African-American girls with strong racial identity are more likely to be academically curious and persistent in school, according to new research from the Brown School at Washington University in St. Louis.
[Photo: Dr. Sheretta Butler-Barnes]
The findings could have implications for the physical and emotional health of children reaching into adulthood, according to the lead author, Dr. Sheretta Butler-Barnes, assistant professor at the Brown School.
Researchers surveyed adolescent Black girls who were recruited from a longitudinal study when they were ages 12 – 16. The study found that racial identity and positive perceptions of school climate were associated with greater academic motivation and that racial identity acted as a protective factor in hostile or negative school climates.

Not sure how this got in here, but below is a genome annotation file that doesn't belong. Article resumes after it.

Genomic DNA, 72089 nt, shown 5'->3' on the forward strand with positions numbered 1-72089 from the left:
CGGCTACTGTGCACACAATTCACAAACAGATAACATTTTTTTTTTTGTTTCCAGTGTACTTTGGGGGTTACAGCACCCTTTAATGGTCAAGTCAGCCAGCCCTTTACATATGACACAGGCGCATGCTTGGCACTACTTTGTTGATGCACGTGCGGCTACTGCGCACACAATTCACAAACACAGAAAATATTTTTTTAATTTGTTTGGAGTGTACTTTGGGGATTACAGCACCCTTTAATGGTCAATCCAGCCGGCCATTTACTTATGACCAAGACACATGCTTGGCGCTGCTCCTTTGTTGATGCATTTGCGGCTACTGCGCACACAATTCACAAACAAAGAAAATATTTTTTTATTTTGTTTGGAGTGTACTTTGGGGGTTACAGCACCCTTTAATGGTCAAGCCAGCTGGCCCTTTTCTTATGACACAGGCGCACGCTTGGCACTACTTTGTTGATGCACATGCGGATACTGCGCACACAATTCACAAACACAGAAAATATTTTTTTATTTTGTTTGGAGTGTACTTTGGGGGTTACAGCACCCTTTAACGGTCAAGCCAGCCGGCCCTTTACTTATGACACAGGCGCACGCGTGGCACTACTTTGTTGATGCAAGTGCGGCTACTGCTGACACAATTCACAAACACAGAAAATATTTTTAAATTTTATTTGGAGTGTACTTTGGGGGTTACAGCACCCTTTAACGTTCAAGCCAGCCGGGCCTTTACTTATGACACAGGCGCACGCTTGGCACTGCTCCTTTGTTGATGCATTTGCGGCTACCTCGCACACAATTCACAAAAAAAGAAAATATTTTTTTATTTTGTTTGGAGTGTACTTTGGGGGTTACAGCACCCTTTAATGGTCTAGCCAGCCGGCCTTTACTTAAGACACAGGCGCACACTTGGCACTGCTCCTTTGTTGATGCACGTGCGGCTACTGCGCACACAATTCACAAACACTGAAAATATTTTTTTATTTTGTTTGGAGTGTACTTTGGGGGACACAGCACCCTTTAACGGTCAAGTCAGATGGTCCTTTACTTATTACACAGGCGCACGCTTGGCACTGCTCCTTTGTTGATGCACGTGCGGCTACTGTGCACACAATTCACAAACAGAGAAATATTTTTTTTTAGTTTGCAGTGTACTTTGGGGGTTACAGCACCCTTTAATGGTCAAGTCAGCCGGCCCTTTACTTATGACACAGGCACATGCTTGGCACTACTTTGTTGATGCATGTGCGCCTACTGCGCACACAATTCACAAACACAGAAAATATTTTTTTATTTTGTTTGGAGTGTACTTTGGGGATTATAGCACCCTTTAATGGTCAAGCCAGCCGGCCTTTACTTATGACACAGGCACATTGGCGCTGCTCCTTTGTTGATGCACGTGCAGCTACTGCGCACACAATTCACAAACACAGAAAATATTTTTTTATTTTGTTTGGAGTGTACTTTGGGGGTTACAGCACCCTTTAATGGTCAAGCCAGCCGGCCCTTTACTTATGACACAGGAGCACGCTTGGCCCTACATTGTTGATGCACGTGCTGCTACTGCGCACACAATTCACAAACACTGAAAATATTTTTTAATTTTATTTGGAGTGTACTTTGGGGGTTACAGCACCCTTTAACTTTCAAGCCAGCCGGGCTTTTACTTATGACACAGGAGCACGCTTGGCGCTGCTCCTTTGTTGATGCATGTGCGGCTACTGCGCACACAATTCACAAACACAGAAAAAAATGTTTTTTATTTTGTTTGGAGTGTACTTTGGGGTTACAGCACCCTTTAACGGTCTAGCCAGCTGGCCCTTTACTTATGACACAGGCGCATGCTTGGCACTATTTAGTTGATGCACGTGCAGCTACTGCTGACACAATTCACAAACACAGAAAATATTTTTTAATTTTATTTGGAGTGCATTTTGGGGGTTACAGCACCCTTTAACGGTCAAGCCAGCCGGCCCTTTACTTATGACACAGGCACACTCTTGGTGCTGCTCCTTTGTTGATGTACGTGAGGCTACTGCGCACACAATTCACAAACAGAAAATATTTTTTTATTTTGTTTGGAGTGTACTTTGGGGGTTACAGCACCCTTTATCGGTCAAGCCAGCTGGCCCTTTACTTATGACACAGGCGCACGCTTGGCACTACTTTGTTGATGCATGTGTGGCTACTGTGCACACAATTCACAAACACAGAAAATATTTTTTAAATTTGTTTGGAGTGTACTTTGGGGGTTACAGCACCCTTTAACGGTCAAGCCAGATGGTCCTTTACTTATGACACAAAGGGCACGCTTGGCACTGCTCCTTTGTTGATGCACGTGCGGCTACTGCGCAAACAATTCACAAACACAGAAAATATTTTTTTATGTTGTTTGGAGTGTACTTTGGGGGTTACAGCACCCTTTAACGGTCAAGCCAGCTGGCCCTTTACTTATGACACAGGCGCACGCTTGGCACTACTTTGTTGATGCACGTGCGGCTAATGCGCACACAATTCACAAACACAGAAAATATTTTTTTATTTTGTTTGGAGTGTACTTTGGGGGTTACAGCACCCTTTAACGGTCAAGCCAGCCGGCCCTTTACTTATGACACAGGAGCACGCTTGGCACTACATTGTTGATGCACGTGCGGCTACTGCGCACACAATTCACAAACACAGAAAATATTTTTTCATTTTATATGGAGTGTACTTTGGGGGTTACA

“Persons of color who have unhealthy racial identity beliefs tend to perform lower in school and have more symptoms of depression,” Dr. Butler-Barnes said. “There is a link between education and health-related outcomes. The next step is to examine how these contexts contribute to risky behavior taking in Black girls.”
The paper was published on-line November 20 in Child Development.